The town of Dolores held a board meeting Monday night, during which two special presentations were given regarding conservation efforts and diversification of the regional economy.
The meeting was available to attend in person or virtually on Zoom.
Gwen Lachelt, Executive Director of Western Leaders Network, proposed the implementation of a local 30x30 Keep America Beautiful Project resolution.
The Western Leaders Network is composed of 450 elected local and tribal officials advocating for conservation efforts in the eight interior western states, she said.
Her urging for the town to adopt a local resolution is in line with an initiative that aims to protect 30% of U.S. lands and waters by 2030.
These efforts were set in motion by President Biden’s Jan. 27 executive order: Tackling the Climate Crisis at Home and Abroad.
“Building support for conservation really takes everybody,” she said in the meeting. “I’ve always said that local elected officials have outsized power. It really says something to our federal delegation when the local board passes a resolution or writes a letter regarding a particular issue — it demonstrates why it spreads support.”
The U.S. Department of the Interior, in partnership with the departments of agriculture, commerce and Council on Environmental Quality, released a preliminary report this year outlining three major threats to the natural world: the disappearance of nature, climate change and inequitable access to the outdoors. It suggested guiding principles for addressing and mitigating these problems.
“I’m in support,” said Dolores Mayor Chad Wheelus in the meeting. “I think it ties in nicely to our strategic visionary for our town, which is all about protecting our surrounding area — because that is what we’re reliant on as a town.”
The board agreed to customize a resolution template provided by Western Leaders Network pledging the town’s support in land and water conservation.
The town’s adoption of a resolution would not affect any existing or ongoing projects, Lachelt said.
“It’s not tied to oil and gas production,” she said. “It’s more about protecting lands and waters for future generations. Most of the oil and gas fields are already released or pending leases so it shouldn’t affect oil and gas development.”
Wheelus said the public will be welcome to comment after the board writes the resolution.
Next on the presentation lineup was a discussion on economic development from Montezuma County Administrator Shak Powers and Rachael Marchbanks, economic development coordinator for the town of Mancos.
They notified the board that the region comprising Montezuma and Dolores Counties, alongside the Ute Mountain Ute Tribe, was awarded a spot in the Colorado Rural Resiliency and Recovery Roadmap program.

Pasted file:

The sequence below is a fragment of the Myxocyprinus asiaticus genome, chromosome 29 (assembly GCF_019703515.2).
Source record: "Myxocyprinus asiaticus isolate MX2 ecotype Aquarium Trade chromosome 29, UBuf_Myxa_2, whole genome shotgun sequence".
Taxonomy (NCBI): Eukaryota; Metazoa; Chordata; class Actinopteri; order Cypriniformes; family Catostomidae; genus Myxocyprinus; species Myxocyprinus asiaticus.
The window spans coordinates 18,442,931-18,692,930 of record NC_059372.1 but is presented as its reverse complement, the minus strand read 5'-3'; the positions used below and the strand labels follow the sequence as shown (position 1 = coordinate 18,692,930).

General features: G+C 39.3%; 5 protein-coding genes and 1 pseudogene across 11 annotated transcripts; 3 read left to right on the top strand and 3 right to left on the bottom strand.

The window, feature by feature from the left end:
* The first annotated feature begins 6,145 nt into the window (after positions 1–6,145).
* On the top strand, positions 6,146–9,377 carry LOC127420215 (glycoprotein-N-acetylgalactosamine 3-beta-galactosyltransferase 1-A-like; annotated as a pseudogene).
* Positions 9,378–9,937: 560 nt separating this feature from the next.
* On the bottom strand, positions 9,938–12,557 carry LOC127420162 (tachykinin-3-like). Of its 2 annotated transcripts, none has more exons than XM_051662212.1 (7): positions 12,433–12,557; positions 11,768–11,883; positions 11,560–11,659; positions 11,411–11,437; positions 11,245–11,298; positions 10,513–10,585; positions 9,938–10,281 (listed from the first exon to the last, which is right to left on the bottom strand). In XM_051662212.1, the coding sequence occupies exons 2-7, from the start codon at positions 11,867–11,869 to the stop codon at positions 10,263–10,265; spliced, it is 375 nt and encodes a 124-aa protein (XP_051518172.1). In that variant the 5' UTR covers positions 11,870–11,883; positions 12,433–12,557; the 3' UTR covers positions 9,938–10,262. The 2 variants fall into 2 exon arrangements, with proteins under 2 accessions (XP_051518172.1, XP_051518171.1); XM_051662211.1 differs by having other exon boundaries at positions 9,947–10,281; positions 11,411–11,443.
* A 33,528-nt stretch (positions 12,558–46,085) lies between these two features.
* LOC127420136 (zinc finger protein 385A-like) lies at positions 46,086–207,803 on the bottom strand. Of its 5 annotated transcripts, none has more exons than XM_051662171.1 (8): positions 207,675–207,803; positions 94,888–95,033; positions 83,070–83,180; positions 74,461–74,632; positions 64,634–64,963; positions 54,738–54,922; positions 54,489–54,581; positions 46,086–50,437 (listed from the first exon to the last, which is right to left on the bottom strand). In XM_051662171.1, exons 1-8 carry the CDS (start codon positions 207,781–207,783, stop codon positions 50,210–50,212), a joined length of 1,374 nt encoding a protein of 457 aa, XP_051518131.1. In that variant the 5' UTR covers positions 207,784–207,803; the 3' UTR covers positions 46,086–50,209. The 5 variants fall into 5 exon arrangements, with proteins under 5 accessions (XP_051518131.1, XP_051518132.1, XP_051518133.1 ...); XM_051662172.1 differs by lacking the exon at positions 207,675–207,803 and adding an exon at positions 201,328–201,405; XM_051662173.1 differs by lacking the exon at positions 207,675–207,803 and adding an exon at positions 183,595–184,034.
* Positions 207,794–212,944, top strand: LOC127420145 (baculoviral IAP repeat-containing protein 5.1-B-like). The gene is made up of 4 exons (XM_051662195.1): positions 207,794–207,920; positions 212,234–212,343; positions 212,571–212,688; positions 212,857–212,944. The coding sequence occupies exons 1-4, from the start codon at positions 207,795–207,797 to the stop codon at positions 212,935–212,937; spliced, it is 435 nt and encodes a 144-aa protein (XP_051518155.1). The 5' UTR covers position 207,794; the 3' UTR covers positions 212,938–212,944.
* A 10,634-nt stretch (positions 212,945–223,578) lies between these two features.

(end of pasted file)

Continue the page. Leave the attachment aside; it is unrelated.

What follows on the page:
In June, 16 rural regions were chosen to participate in the program, and are receiving resources to build individualized economic “roadmaps” to revitalize their communities.
The program provides for a technical assistant to facilitate the process of building a development plan.
To his understanding, completing the roadmap would open the door for future funding of development projects, Powers told The Journal.
“Our vision is to be able to have an economy that sustains the population of the county,” he said.
Morgan Ferris, Economic Recovery Grants Project Manager at Colorado Department of Local Affairs, is serving as the region’s technical assistant.
Powers said in the meeting that local economies, largely based on oil, gas and tourism “took a beating” — as well as the agricultural sector amid drought.
“Diversifying our economy to move forward is not an option at this point,” he said.
Recognized as a partner of the program, the Ute Mountain Ute Tribe already received funds, but is looking to collaborate with Montezuma and Dolores Counties in the effort, Marchbanks said.
“There was a huge effort of collaboration during the pandemic and we really would like to keep going,” Marchbanks said at the meeting. “I think one thing we’ve realized is that we’re not in our own little islands as much as we like to operate that way.”
Powers said officials are identifying which local businesses may be looking to relocate or expand and where might be good places for them to go.
The results from a survey administered by Montezuma County will be used in gauging area economic needs, including which businesses may be a good addition to Montezuma County, Powers said.
Officials met with Colorado Parks and Wildlife, which said that it would be preferable for relocated building to be established in clusters, rather than spread out, Powers said.
Housing and frequent mass transportation are other area needs that could potentially be addressed by the grant.
Powers said that ideally, Montezuma County would one day provide affordable housing for median-income earners without the need for government subsidies to become homeowners. He also hopes the roadmap will bolster employment opportunities, he said.